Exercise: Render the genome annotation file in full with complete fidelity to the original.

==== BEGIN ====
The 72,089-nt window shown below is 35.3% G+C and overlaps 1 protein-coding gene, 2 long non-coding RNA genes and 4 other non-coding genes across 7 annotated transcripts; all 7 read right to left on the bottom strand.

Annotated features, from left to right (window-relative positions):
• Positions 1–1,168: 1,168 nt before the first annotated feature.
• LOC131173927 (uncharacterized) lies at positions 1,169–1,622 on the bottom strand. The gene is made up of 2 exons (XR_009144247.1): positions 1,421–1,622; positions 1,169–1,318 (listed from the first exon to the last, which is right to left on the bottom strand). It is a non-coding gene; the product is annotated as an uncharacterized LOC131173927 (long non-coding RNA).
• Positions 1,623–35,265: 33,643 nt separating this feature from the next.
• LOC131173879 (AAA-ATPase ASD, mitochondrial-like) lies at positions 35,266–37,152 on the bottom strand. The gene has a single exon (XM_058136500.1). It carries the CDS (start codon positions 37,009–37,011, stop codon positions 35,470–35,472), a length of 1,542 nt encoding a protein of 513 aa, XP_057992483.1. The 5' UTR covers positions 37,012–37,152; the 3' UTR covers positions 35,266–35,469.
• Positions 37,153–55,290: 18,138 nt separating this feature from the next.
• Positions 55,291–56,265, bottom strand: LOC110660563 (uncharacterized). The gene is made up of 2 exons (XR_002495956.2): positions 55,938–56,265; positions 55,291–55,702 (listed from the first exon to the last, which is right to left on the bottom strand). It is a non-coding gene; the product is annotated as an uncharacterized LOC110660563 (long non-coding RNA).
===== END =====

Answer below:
The 72,089-nt window shown below is 35.3% G+C and overlaps 1 protein-coding gene, 2 long non-coding RNA genes and 4 other non-coding genes across 7 annotated transcripts; all 7 read right to left on the bottom strand.

Annotated features, from left to right (window-relative positions):
• Positions 1–1,168: 1,168 nt before the first annotated feature.
• LOC131173927 (uncharacterized) lies at positions 1,169–1,622 on the bottom strand. The gene is made up of 2 exons (XR_009144247.1): positions 1,421–1,622; positions 1,169–1,318 (listed from the first exon to the last, which is right to left on the bottom strand). It is a non-coding gene; the product is annotated as an uncharacterized LOC131173927 (long non-coding RNA).
• Positions 1,623–35,265: 33,643 nt separating this feature from the next.
• LOC131173879 (AAA-ATPase ASD, mitochondrial-like) lies at positions 35,266–37,152 on the bottom strand. The gene has a single exon (XM_058136500.1). It carries the CDS (start codon positions 37,009–37,011, stop codon positions 35,470–35,472), a length of 1,542 nt encoding a protein of 513 aa, XP_057992483.1. The 5' UTR covers positions 37,012–37,152; the 3' UTR covers positions 35,266–35,469.
• Positions 37,153–55,290: 18,138 nt separating this feature from the next.
• Positions 55,291–56,265, bottom strand: LOC110660563 (uncharacterized). The gene is made up of 2 exons (XR_002495956.2): positions 55,938–56,265; positions 55,291–55,702 (listed from the first exon to the last, which is right to left on the bottom strand). It is a non-coding gene; the product is annotated as an uncharacterized LOC110660563 (long non-coding RNA).